If either you or the parent of your child is a member of the US military, the child custody process looks a little different than it is for civilians. You’ll need a child custody attorney in Denton to help smooth the process, and the Rachel Hewett Firm can help you navigate the precarious steps. Military divorces and child custody agreements involve many of the same things as those for civilians, Texas Family Code will apply, but you’ll also have the specific requirements of the military, too. Child custody can already be stressful and frustrating, so having the help of a firm with more than 20 years of experience will take off much of the added pressure knowing we can handle the situation with you.
There’s More Considerations For A Military Family
Like most things in the military experience, some bureaucracy and paperwork is to be expected. You’ll have additional forms to fill and return to reporting officers and you’ll also have situations like deployments and cross-country moves that have to be accounted for in your plans for your children. Even though this can feel complex, our attorneys can help smooth out the process. The first step in your divorce will be making a parenting plan that we can also use to create your “Family Care Plan” with the military.
Planning For Deployments And Moves
Military members often don’t know where they will live and for how long, so it’s important to lay out alternate plans for assignment changes and deployments. You might be in Texas for a year and moved to a base out of the country. We can help you plan for visitation times when the kids are near the base, for example, as well as times you are far away, and want grandparents or other family members involved. We will also cover details like how you will communicate with your spouse about the kids when these changes happen.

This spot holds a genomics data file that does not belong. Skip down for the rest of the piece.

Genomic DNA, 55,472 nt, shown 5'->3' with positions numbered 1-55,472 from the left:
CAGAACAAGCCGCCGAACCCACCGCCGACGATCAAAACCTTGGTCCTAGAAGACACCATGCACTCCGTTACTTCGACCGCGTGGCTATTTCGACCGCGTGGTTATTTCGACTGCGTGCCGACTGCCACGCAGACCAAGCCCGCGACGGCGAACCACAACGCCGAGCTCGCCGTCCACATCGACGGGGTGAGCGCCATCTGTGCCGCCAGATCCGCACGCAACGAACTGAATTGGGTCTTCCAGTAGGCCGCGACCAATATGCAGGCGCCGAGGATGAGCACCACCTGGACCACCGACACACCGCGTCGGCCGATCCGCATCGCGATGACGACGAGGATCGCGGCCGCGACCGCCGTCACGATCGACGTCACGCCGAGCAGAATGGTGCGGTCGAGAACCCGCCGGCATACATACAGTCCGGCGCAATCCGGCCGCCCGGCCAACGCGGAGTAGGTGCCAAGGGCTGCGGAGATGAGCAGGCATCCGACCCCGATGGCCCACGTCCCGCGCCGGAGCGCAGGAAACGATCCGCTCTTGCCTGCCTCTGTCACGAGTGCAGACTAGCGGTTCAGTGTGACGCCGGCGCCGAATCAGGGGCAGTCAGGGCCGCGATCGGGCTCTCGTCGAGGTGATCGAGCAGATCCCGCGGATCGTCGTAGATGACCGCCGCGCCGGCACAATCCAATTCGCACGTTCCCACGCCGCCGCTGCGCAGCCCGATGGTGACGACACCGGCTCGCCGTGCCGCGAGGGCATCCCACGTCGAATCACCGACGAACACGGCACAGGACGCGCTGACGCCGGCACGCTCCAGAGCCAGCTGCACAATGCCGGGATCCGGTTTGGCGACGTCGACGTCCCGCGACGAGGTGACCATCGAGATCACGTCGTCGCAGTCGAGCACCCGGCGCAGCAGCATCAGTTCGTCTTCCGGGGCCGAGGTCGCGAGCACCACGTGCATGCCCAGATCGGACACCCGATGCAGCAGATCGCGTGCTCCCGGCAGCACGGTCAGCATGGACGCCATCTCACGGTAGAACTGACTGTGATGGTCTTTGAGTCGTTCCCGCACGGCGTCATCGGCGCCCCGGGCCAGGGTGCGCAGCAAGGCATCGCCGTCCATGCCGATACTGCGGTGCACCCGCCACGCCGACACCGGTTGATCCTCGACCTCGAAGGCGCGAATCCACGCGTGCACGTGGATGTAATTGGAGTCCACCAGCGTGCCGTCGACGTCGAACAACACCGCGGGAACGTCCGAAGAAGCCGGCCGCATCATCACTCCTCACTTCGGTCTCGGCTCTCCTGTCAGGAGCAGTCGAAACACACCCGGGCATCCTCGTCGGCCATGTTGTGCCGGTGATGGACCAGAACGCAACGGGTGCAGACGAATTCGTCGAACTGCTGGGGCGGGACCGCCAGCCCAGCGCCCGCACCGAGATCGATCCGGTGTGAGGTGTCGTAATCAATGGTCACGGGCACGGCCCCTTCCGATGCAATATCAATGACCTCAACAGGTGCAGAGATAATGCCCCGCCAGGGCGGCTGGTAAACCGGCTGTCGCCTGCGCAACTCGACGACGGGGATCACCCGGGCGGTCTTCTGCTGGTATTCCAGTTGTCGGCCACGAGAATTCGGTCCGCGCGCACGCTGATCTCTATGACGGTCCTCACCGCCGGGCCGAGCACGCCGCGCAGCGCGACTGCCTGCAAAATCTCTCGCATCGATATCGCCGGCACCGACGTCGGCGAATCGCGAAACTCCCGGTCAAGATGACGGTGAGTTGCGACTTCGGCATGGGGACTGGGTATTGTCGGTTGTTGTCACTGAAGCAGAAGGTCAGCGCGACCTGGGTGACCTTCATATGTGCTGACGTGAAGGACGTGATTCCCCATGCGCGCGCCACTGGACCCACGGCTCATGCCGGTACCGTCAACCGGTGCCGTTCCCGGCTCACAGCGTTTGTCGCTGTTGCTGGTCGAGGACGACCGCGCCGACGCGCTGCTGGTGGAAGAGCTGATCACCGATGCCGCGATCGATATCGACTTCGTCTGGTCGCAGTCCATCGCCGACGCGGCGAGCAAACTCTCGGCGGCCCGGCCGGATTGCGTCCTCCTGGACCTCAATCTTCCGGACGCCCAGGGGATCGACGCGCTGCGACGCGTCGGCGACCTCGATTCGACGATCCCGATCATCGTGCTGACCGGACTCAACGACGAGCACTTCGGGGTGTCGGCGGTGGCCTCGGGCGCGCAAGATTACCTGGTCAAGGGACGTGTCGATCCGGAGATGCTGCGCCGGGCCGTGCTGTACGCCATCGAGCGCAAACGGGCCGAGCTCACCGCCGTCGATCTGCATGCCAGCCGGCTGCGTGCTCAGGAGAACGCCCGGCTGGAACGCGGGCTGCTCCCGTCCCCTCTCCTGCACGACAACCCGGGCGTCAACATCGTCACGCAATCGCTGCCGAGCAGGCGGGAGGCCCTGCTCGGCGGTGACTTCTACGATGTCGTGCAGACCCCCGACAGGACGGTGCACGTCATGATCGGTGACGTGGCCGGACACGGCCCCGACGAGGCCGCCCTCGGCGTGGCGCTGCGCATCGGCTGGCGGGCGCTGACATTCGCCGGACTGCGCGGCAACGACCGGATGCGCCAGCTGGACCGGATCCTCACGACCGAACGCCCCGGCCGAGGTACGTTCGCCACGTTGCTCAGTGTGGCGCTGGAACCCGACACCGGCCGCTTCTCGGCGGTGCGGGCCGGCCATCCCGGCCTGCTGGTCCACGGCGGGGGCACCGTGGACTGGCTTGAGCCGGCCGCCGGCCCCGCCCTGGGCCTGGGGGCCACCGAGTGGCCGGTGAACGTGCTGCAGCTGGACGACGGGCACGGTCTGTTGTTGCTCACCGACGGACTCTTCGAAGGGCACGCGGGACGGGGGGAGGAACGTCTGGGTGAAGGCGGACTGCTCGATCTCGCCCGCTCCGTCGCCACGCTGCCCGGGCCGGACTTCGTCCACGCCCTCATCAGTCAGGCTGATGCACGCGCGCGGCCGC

Most military families agree to have the civilian parent care for the kids while the military parent is away. But if the military parent has sole custody, sometimes the judge will allow a close relative or a new spouse to have custody or be the legal guardian while they are gone.
The “Family Care Plan”
The military requires a “Family Care Plan” for children under the age of 19 when you’re a member of the military and sole guardian, if you are a military member with joint custody, or you and your spouse are both serving in the military you need to inform a commanding officer as soon as you know you’ll need a custody agreement and you have 60 days from that time to submit your signed “Family Care Plan”. If one of you is a reserve member, the time increases to 90 days.
We can help you complete a custody agreement that meets both Texas state law and the requirements of the military. At the Rachel Hewett Firm, we help negotiations that protect your best interests to spend time with your children. Meet with a child custody attorney in Denton from our team and tell us about your situation for a free no-obligation first consultation. Schedule your visit by calling 972-426-2637 today.